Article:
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Online Exhibit: Hall Cabin: Skunk Attack

A Midnight Invasion into Hall Cabin

"Our cabin on the Smokies. Altitude 4,800 ft. The room with window is in Tenn.; the other in N.C. Nearest house in N.C. 5 miles, & 2000 ft. below; in Tenn., 8 miles; to the westward. On clear days the mts. & valleys for over 100 miles in every direction are visible from this point, with no sign of cultivation save in Tenn. The cabin is frequently in or above the clouds. Clingman Dome & several other mts. higher than Mt. Washington are our neighbors. All peaks covered with dense forest save a few `balds' of 10 or 15 acres. Trees on summit are battle-scarred; but those on lower slopes & coves are 100 to 150 x 6 to 9 ft."

Kephart added the following account to the 1916 edition of Camping and Woodcraft as part of the chapter "Pests of the Woods." In the first edition, this chapter focused exclusively on insects and arachnids. Here, the skunk is one of the select mammals to enter the ranks of Kephart's woodland pests.


Another notoriously fearless pest is the skunk. It will turn tail quickly enough, but nothing on earth will make it run. If a skunk takes it into his head to raid your camp he will step right in without any precautions whatever. Then he will nose through all of your possessions, walk over you if you be in his way, and forty men cannot intimidate him.

Once, when I was spending the summer in a herders' hut, on a summit of the Smoky Mountains, a skunk burrowed under the cabin wall and came up through the earthen floor. It was about midnight. My two companions slept in a pole bunk against the wall, and I had an army cot in the middle of the room. It was cold enough for an all-night fire on the hearth.

I awoke with the uneasy feeling that some intruder was moving about in the darkness. There was no noise, and my first thought was of rattlesnakes, which were numerous in that region. I sat up and lit the lantern, which hung over my head. One glance was enough. "Boys," I warned in a stage whisper, "for the love of God, don't breathe; there's a skunk at the foot of my bed!"

The animal was not in the least disconcerted by the light, but proceeded leisurely to inspect the premises. It went under my cot and nosed around there for five mortal minutes, while I lay rigid as a corpse.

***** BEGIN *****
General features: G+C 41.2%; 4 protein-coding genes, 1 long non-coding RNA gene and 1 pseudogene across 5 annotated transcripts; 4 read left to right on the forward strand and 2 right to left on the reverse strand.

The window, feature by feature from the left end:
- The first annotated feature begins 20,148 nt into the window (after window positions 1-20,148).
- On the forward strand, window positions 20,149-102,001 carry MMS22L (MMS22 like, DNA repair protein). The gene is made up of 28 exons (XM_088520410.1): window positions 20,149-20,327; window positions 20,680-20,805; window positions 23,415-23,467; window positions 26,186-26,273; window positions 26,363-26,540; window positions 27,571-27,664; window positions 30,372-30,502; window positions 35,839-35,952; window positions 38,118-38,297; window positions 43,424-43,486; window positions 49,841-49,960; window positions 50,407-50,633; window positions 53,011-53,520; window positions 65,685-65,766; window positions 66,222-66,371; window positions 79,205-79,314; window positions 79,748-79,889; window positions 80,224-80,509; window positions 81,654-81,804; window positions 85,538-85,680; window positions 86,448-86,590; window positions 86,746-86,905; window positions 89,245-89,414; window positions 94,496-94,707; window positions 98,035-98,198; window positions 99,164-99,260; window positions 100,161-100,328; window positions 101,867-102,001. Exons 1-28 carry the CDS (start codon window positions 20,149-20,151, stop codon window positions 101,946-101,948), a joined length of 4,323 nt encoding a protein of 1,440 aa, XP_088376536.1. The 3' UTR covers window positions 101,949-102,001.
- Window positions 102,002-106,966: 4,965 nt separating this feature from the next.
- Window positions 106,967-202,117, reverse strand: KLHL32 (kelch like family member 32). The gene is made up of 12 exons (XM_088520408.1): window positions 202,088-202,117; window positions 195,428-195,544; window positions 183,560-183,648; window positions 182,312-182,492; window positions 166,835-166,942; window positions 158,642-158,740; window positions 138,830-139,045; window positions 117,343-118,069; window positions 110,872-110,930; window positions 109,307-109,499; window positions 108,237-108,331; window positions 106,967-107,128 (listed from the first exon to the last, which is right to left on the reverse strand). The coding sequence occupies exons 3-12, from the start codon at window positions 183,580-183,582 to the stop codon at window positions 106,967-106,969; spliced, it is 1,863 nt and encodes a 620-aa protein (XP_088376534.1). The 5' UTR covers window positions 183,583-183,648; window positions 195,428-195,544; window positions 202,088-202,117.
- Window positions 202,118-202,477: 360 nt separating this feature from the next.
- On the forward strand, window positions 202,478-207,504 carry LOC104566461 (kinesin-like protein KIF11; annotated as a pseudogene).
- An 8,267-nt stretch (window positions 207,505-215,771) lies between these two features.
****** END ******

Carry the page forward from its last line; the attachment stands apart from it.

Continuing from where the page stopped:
Then Doc sneezed. I heard Andy groan from under his blanket: "You damn fool: now we'll get it!"

But we didn't. Madame Polecat waddled to their bunk, and I had a vision of two fellows sweating blood.

Then she moved over to the grub chest, found some excelsior lying beside it, and deliberately went to work on making a nest.

An hour passed. I simply had to take a smoke. My tobacco was on a shelf right over the skunk. I risked all, arose very quietly, reached over the beast, got my tobacco, and retired like a ghost to the other end of the cabin to warm myself at the fire. We were prisoners; for the only door was a clapboard affair on wooden hinges that skreeked like a dry axle.

The visitor, having made its bed, did not yet feel like turning in, but decided to find out what for a bare-legged, white-faced critter I was, anyhow. It came straight over to the fireplace and sniffed my toes. The other boys offered all sorts of advice, and I talked brimstone back at them - we had found that pussy didn't care a hang for human speech so long as it was gently modulated.

That was a most amiable female of her species. True, she investigated all our property that was within reach, but she respected it, and finally she cuddled up in the excelsior, quite satisfied with her new home.

To cut an awfully long story short, the polecat held us spellbound until daybreak. Then she crawled out through her burrow, and we instantly fled through our skreeky door. Doc had a shotgun in his hand and murder in his heart. Not being well posted on skunk reflexes, he stepped up within ten feet and blew the animal's head clean off by a simultaneous discharge of both barrels. Did that headless skunk retaliate? It did, brethren, it did!

- Camping and Woodcraft, Second Edition, Volume 1, pages 260-261.

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